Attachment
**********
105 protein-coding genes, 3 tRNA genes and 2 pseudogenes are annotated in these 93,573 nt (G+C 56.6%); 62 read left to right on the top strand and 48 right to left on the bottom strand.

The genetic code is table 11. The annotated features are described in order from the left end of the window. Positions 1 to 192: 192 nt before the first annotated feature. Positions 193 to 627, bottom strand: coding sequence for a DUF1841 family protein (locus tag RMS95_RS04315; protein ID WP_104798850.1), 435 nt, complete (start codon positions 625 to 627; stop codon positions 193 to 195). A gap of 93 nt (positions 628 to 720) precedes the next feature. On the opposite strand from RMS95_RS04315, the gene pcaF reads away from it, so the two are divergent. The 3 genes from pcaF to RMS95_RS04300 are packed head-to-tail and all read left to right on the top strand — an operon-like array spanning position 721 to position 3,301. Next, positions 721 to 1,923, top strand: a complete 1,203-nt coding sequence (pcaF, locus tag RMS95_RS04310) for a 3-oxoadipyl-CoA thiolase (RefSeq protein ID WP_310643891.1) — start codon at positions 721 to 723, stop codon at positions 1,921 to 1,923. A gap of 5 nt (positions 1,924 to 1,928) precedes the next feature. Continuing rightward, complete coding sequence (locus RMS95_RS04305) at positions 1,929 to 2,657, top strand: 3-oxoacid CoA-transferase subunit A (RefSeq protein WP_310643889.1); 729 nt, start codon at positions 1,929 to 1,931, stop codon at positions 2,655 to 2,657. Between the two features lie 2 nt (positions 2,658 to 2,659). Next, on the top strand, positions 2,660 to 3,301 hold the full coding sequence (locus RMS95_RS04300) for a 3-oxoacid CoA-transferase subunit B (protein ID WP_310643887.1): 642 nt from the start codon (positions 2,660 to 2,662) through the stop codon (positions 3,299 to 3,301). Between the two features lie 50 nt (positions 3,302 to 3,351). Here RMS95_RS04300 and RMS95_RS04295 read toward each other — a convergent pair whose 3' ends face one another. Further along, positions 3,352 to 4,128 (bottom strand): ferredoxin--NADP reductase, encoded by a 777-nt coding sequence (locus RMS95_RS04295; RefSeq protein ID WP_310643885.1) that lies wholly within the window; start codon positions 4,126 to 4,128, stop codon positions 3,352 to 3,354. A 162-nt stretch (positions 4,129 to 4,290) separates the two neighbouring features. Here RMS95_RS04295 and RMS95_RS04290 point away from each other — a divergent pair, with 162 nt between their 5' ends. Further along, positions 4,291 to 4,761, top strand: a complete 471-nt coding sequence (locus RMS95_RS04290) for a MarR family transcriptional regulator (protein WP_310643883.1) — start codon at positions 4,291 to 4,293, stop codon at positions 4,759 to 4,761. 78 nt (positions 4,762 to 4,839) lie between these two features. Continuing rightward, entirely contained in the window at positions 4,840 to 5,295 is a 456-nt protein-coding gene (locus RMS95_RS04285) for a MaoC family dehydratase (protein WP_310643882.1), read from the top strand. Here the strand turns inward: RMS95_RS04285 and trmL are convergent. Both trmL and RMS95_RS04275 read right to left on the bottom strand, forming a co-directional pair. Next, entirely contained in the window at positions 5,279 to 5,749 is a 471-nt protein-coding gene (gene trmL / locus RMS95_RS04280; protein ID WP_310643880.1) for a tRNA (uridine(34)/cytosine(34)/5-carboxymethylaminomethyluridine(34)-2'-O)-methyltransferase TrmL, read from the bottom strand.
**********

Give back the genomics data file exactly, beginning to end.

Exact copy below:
105 protein-coding genes, 3 tRNA genes and 2 pseudogenes are annotated in these 93,573 nt (G+C 56.6%); 62 read left to right on the top strand and 48 right to left on the bottom strand.

The genetic code is table 11. The annotated features are described in order from the left end of the window. Positions 1 to 192: 192 nt before the first annotated feature. Positions 193 to 627, bottom strand: coding sequence for a DUF1841 family protein (locus tag RMS95_RS04315; protein ID WP_104798850.1), 435 nt, complete (start codon positions 625 to 627; stop codon positions 193 to 195). A gap of 93 nt (positions 628 to 720) precedes the next feature. On the opposite strand from RMS95_RS04315, the gene pcaF reads away from it, so the two are divergent. The 3 genes from pcaF to RMS95_RS04300 are packed head-to-tail and all read left to right on the top strand — an operon-like array spanning position 721 to position 3,301. Next, positions 721 to 1,923, top strand: a complete 1,203-nt coding sequence (pcaF, locus tag RMS95_RS04310) for a 3-oxoadipyl-CoA thiolase (RefSeq protein ID WP_310643891.1) — start codon at positions 721 to 723, stop codon at positions 1,921 to 1,923. A gap of 5 nt (positions 1,924 to 1,928) precedes the next feature. Continuing rightward, complete coding sequence (locus RMS95_RS04305) at positions 1,929 to 2,657, top strand: 3-oxoacid CoA-transferase subunit A (RefSeq protein WP_310643889.1); 729 nt, start codon at positions 1,929 to 1,931, stop codon at positions 2,655 to 2,657. Between the two features lie 2 nt (positions 2,658 to 2,659). Next, on the top strand, positions 2,660 to 3,301 hold the full coding sequence (locus RMS95_RS04300) for a 3-oxoacid CoA-transferase subunit B (protein ID WP_310643887.1): 642 nt from the start codon (positions 2,660 to 2,662) through the stop codon (positions 3,299 to 3,301). Between the two features lie 50 nt (positions 3,302 to 3,351). Here RMS95_RS04300 and RMS95_RS04295 read toward each other — a convergent pair whose 3' ends face one another. Further along, positions 3,352 to 4,128 (bottom strand): ferredoxin--NADP reductase, encoded by a 777-nt coding sequence (locus RMS95_RS04295; RefSeq protein ID WP_310643885.1) that lies wholly within the window; start codon positions 4,126 to 4,128, stop codon positions 3,352 to 3,354. A 162-nt stretch (positions 4,129 to 4,290) separates the two neighbouring features. Here RMS95_RS04295 and RMS95_RS04290 point away from each other — a divergent pair, with 162 nt between their 5' ends. Further along, positions 4,291 to 4,761, top strand: a complete 471-nt coding sequence (locus RMS95_RS04290) for a MarR family transcriptional regulator (protein WP_310643883.1) — start codon at positions 4,291 to 4,293, stop codon at positions 4,759 to 4,761. 78 nt (positions 4,762 to 4,839) lie between these two features. Continuing rightward, entirely contained in the window at positions 4,840 to 5,295 is a 456-nt protein-coding gene (locus RMS95_RS04285) for a MaoC family dehydratase (protein WP_310643882.1), read from the top strand. Here the strand turns inward: RMS95_RS04285 and trmL are convergent. Both trmL and RMS95_RS04275 read right to left on the bottom strand, forming a co-directional pair. Next, entirely contained in the window at positions 5,279 to 5,749 is a 471-nt protein-coding gene (gene trmL / locus RMS95_RS04280; protein ID WP_310643880.1) for a tRNA (uridine(34)/cytosine(34)/5-carboxymethylaminomethyluridine(34)-2'-O)-methyltransferase TrmL, read from the bottom strand.